David Cameron used the 800th anniversary of Magna Carta to re-commit to scrapping the Human Rights Act after sources told The Right Honourable that behind closed doors the prime minister is lukewarm about its proposed replacement, the British Bill of Rights.
In a speech at Runnymede Green, where King John signed the charter in 1215, Cameron praised the influence of Magna Carta in spreading freedom and the rule of law. But he added “the good name of human rights has sometimes become distorted and devalued”.
Due to its absence from the Queen’s speech, many hoped that the Conservatives had dropped proposals to replace the 1998 Human Rights Act with a “Bill of British Rights”. But speaking yesterday, David Cameron said:
“Here in Britain – ironically the place where those ideas were first set out – the good name of human rights has sometimes been distorted and devalued. It falls to us in this generation to restore the reputation of those rights and their critical underpinning of our legal system. It is our duty to safeguard the legacy, the idea, the momentous achievement of those barons. And there couldn’t be a better time to reaffirm that commitment than on an anniversary like this.”
The move comes after mounting pressure to keep the bill from cabinet members including home secretary Theresa May, justice secretary Michael Gove and chancellor George Osborne.
However, sources familiar with the party’s thinking told The Right Dishonourable that Cameron “doesn’t believe in the bill”. Instead, it would seem that by delaying the “British Bill of Rights” Cameron had hoped to collect support against it. After failing to do this, he appears to be hoping that media-aided outrage will halt the proposed legislation.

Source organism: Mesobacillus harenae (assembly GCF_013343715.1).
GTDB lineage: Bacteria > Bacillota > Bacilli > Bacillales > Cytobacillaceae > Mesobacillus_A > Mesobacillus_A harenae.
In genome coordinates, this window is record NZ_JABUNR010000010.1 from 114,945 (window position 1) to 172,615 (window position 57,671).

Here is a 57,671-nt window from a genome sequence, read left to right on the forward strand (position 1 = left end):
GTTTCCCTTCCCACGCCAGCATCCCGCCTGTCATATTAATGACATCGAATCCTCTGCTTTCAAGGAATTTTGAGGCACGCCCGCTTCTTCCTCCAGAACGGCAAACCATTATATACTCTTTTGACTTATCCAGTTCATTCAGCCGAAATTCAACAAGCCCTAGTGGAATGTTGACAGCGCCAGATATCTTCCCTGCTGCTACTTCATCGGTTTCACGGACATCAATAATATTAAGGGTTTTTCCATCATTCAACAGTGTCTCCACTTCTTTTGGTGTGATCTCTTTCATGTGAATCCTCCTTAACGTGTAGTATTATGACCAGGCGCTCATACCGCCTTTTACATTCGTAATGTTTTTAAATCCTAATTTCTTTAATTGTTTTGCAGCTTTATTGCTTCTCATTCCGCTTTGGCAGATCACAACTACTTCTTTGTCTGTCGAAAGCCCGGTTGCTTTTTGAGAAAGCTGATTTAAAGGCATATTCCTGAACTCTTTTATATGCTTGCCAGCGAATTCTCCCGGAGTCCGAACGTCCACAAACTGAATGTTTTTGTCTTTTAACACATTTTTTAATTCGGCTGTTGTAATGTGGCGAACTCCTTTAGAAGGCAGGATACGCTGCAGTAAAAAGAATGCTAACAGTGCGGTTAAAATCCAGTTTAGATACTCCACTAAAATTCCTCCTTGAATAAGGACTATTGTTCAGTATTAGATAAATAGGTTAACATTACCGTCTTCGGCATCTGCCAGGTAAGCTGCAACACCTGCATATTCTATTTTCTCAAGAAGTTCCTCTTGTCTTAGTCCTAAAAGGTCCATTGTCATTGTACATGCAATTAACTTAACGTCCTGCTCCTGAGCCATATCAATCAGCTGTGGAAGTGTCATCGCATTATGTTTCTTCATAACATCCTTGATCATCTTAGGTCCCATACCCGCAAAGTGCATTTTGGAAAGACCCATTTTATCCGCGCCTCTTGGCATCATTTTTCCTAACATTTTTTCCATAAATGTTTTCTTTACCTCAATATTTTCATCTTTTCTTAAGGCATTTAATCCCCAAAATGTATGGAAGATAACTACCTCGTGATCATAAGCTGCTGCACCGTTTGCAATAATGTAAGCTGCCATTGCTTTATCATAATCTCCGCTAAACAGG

Cameron’s reservations are justified – scrapping the 1998 Act would require yet another special UK deal with both the European Court of Human Rights (ECHR) and the EU, for whom signing up to the ECHR is a condition of membership. It would also strain the very fragile union with Scotland and make international diplomacy on human rights issues harder.
In the hours that followed Cameron’s speech at Runnymede, The Guardian launched a scathing attack. This plays into Cameron’s hands: If the proposed bill continues to be unpopular the cabinet may be forced to scrap it, as they have only a small majority and can’t risk a party divided over a contentious bill this early.
What exactly the Tories hope to achieve by the repealing of the Human Rights Act and mooted introduction (or updating) of a British Bill of Rights remains mysterious. Right now the details of a new Bill of Rights are obscured from us, which makes it hard to see whether it would be of any benefit.